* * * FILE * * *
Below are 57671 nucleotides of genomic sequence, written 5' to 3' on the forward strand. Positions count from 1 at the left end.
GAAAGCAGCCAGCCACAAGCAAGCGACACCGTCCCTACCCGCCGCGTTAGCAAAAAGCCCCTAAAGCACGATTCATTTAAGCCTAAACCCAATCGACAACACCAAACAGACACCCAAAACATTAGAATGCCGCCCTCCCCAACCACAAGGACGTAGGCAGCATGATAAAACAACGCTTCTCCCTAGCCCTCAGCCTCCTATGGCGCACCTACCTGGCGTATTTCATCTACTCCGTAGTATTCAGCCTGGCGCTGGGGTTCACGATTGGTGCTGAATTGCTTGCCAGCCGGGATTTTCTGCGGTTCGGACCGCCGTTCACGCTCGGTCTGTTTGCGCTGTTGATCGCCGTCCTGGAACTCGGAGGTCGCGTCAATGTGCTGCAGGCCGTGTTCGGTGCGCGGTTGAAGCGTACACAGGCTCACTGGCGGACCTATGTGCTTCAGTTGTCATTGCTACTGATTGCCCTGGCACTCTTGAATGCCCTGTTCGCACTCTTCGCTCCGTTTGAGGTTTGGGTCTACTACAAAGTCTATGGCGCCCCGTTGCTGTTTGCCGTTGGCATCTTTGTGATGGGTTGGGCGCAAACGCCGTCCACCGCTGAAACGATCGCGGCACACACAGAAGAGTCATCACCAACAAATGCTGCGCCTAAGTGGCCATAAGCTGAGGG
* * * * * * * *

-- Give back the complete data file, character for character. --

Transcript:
Below are 57671 nucleotides of genomic sequence, written 5' to 3' on the forward strand. Positions count from 1 at the left end.
GAAAGCAGCCAGCCACAAGCAAGCGACACCGTCCCTACCCGCCGCGTTAGCAAAAAGCCCCTAAAGCACGATTCATTTAAGCCTAAACCCAATCGACAACACCAAACAGACACCCAAAACATTAGAATGCCGCCCTCCCCAACCACAAGGACGTAGGCAGCATGATAAAACAACGCTTCTCCCTAGCCCTCAGCCTCCTATGGCGCACCTACCTGGCGTATTTCATCTACTCCGTAGTATTCAGCCTGGCGCTGGGGTTCACGATTGGTGCTGAATTGCTTGCCAGCCGGGATTTTCTGCGGTTCGGACCGCCGTTCACGCTCGGTCTGTTTGCGCTGTTGATCGCCGTCCTGGAACTCGGAGGTCGCGTCAATGTGCTGCAGGCCGTGTTCGGTGCGCGGTTGAAGCGTACACAGGCTCACTGGCGGACCTATGTGCTTCAGTTGTCATTGCTACTGATTGCCCTGGCACTCTTGAATGCCCTGTTCGCACTCTTCGCTCCGTTTGAGGTTTGGGTCTACTACAAAGTCTATGGCGCCCCGTTGCTGTTTGCCGTTGGCATCTTTGTGATGGGTTGGGCGCAAACGCCGTCCACCGCTGAAACGATCGCGGCACACACAGAAGAGTCATCACCAACAAATGCTGCGCCTAAGTGGCCATAAGCTGAGGG